have been disbarred. In our houses of parliament the case is somewhat otherwise ; the silent members, and those that take but little part in the debate, and indeed the country at large which may be said to listen, exercise some subduing influence over the spirit of argumentation, and the responsibility for results restrains it, so that here its predominance is much less than in the courts of law; yet even in the houses of parliament wisdom has been supposed to have less to say to the proceedings than a certain species of courage.

Ambition and self-love will commonly derange that proportion between the active and passive understanding which is essential to wisdom, and will lead a man to value thoughts and opinions less according to their worth and truth, than according as they are his own or another's. The objection made by Brutus to Cicero in the play, that he “would never follow anything which other men began," points to one corruption operated by self-love upon a great understanding. Some preference a man may reasonably accord to what is the growth of his own mind apart from its absolute value, on the ground of its specific usefulness to himself; for what is native to the soil will thrive better and bear more fruit than what has been transplanted : but, on the other hand, if a man would enlarge the scope and diversify the kinds of his thoughts and contemplations, he should not think too much to apprehend, nor talk too much to listen. He should cherish the thoughts of his own begetting with a living care and a temperate disciplinethey are the family of his mind and his chief reliance-but he should give a hospitable reception to guests and to travellers with stories of far countries, and the family should not be suffered to crowd the doors.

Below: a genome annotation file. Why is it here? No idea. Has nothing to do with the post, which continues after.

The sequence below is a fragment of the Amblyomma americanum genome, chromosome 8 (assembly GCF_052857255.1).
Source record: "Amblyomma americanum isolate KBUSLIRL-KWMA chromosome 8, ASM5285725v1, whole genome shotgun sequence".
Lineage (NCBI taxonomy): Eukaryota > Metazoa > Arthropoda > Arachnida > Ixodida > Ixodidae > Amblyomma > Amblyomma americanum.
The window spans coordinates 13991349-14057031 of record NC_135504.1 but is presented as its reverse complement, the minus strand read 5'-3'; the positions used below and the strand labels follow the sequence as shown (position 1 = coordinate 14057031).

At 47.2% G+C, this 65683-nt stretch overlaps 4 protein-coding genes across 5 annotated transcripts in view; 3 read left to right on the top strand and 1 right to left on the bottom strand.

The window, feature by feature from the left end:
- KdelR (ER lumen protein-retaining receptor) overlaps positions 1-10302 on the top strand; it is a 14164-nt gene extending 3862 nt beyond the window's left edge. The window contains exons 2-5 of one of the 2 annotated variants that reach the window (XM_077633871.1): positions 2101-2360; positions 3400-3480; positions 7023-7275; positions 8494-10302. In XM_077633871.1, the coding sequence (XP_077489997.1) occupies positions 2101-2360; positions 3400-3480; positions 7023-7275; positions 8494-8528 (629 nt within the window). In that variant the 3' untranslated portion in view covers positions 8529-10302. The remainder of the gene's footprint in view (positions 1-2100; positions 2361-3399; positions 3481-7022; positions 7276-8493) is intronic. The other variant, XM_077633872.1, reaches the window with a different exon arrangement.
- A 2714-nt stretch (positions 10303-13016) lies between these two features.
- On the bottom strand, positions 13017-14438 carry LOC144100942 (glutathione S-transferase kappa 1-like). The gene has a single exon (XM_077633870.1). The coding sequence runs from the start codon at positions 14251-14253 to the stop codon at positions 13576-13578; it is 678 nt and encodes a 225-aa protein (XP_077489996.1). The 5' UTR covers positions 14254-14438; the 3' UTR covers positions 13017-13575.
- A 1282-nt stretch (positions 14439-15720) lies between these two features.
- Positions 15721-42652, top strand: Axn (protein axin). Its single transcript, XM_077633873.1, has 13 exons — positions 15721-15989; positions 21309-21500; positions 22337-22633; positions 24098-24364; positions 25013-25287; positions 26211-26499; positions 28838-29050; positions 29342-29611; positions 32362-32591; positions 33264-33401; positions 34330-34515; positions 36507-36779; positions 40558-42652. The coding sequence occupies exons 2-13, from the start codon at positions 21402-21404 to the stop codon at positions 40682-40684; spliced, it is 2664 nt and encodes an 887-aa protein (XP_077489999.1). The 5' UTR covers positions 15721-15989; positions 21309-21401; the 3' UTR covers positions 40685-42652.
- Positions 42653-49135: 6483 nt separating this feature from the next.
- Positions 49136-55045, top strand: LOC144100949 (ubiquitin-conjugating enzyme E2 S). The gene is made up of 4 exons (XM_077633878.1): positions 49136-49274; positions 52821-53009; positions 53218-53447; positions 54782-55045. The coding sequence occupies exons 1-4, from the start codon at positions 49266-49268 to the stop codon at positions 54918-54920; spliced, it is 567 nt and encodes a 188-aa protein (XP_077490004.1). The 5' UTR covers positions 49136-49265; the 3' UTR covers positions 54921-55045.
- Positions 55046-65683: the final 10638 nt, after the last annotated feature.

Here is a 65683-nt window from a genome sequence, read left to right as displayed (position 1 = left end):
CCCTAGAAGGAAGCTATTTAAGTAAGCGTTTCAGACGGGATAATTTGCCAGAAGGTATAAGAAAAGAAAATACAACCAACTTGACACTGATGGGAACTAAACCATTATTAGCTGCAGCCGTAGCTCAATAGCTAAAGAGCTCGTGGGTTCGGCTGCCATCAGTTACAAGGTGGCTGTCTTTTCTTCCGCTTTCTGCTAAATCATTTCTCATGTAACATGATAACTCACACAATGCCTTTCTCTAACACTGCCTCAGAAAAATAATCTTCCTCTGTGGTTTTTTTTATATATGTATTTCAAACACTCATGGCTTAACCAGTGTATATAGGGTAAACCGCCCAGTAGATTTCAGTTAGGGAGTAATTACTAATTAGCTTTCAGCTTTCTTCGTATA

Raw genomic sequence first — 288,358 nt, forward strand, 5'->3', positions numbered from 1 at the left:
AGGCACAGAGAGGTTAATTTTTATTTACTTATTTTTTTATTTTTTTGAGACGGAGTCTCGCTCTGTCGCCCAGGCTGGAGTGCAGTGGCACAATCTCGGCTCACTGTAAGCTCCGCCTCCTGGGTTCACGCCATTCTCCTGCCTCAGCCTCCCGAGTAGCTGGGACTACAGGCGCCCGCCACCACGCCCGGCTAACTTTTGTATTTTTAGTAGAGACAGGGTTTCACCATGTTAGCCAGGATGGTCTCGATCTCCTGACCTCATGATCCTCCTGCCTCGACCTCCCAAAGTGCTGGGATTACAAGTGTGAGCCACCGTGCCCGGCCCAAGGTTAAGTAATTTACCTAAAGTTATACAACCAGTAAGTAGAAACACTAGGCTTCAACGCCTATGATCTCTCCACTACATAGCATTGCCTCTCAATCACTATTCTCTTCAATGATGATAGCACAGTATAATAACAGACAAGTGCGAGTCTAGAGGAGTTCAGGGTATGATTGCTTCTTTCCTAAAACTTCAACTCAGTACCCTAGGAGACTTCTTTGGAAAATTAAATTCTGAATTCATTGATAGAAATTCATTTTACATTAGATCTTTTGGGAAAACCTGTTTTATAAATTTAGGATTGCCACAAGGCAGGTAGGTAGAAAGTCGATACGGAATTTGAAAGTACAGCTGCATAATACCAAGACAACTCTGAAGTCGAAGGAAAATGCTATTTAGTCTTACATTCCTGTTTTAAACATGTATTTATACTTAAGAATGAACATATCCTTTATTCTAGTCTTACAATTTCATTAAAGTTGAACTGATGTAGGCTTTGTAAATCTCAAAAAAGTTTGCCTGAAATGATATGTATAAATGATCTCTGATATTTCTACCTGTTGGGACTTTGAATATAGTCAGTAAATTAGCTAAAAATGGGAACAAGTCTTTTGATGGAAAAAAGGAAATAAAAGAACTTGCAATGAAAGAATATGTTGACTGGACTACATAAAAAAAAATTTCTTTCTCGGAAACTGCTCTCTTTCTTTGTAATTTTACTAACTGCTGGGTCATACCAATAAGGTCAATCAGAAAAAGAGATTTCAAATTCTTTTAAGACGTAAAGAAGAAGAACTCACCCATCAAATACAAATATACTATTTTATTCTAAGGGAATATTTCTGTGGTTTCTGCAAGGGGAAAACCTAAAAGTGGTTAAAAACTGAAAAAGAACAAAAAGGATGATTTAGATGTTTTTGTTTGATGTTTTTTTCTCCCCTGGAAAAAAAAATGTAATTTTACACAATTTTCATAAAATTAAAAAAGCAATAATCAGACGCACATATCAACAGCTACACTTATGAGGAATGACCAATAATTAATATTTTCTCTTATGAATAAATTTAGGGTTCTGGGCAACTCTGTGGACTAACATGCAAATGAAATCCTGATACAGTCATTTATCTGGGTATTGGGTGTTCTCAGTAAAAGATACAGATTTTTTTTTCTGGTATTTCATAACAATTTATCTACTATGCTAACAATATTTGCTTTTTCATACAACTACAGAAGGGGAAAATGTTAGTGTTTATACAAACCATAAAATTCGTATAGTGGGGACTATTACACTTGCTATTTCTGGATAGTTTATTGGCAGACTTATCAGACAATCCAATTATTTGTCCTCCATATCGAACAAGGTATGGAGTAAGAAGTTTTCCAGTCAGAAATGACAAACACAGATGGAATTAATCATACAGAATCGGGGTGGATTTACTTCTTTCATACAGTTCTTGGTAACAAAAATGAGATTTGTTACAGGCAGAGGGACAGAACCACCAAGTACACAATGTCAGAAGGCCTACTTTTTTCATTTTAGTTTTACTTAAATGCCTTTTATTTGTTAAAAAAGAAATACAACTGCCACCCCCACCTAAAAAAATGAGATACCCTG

Even without the stimulant of self-love, some minds, owing to a natural redundance of activity and excess of velocity and fertility, cannot be sufficiently passive to be wise. A capability to take a thousand views of a subject is hard to be reconciled with directness and singleness of judgment; and he who can find a great deal to say for any view, will not often go the straight road to the one view that is right. If subtlety be added to exuberance, the judgment is still more endangered—